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Saturday, October 23, 1999 Published at 00:03 GMT 01:03 UK


Looking back at race relations

The 1981 Brixton riots shocked the nation

In a year when the Stephen Lawrence inquiry has dominated the headlines the UK's race and immigration history is being told in a new BBC TV series, Playing the Race Card. Its executive editor Samir Shah explains what inspired him to make the series.

When I first thought of this idea, I had the most eye-catching working title for it - A Nigger for a Neighbour. It said everything I wanted it to say - politics and race.

[ image:  ]
For those who knew, it would remind them of the notorious slogan used in Smethwick during the 1964 general election: "If you want a nigger for a neighbour, vote Labour."

For those who did not understand the reference, it would be provocative and intriguing.

In the event, we felt the line did not capture the whole series - Playing the Race Card was better - but it remains as the subtitle of the first episode that takes us from the 1950s through to 1968.

As head of the BBC's political programmes department - I had been responsible for two major series: Thatcher - The Downing Street Years and The Wilderness Years.

What I wanted to do was to apply the same techniques of eyewitness accounts and first person testimony to an issue close to my heart - race and immigration.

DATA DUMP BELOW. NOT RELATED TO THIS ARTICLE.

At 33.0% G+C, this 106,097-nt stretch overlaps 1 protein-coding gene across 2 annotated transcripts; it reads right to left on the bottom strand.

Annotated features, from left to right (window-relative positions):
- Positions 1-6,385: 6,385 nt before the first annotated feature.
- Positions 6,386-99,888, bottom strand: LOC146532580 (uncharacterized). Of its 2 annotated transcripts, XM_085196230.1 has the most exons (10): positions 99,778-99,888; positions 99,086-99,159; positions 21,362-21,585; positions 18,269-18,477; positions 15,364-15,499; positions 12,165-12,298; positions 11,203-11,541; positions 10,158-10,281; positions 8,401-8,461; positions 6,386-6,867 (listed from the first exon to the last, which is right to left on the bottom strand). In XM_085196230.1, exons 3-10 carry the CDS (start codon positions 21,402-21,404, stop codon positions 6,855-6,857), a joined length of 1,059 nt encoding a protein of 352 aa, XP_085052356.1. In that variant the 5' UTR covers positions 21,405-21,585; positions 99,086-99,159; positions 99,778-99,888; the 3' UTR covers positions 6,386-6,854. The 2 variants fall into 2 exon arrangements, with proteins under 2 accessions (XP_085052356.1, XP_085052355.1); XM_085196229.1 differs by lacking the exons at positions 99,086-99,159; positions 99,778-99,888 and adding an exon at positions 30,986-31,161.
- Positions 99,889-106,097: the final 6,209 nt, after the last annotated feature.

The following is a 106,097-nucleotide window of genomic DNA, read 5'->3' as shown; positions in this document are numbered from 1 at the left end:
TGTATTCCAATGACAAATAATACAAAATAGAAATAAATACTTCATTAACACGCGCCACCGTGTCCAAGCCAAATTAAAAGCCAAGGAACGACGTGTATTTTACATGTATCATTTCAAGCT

[ image:  ]
Right from the start we faced the familiar difficulties any history series constrained by talking only to players and not experts or analysts. Many of the important figures had died.

But we also experienced the joy of tracking down people who were key but who had never been interviewed or talked to before.

The first "star" we found was 92-year-old Bruce Paice, head of immigration at the Home Office from 1955-1960. Speaking with a forthrightness and candour rare nowadays, Paice took us into the minds of the civil servants of the day.

"The population of this country were all in favour of the British Empire as long as stayed where it was - they didn't want it here," he said with a twinkle in his eye.

[ image: Paul Boateng: From 1970s firebrand to 1990s home office minister]
Paul Boateng: From 1970s firebrand to 1990s home office minister
Politicians give revealing insights into forgotten periods of our history. Brian Walden speaks with his usual lucidity as he reflects on the Smethwick election that he witnessed as he fought the neighbouring seat of Birmingham All Saints.

But such histories also - by taking the long view - show that people change. Paul Boateng is seen as both poacher and gamekeeper.

In the late 1970s, he was the firebrand advisor to the Scrap Sus campaign, the goal of which was to get rid of a piece of legislation under which the police were able to arrest black youth for "suspicion" of wrong doing. Now he is a minister at the Home Office.

[ image:  ]
When I first started production of this series last year, I had little idea that the Macpherson report into the Stephen Lawrence inquiry would make this year the year when "race" re-emerged as a major issue.

And now there is talk of extending the scope of race relations legislation to cover police law enforcement.

Home Secretary Jack Straw has promised this will feature next month in the Queen's Speech.

Making the series has, for me, been a revelation. British race relations has been achieved through the interplay of political conviction, courage and cowardice. The result is arguably a better and more successful multicultural society than that of many other countries.

Playing the Race Card is broadcast on BBC Two at 1910 BST on 24 October 1999.

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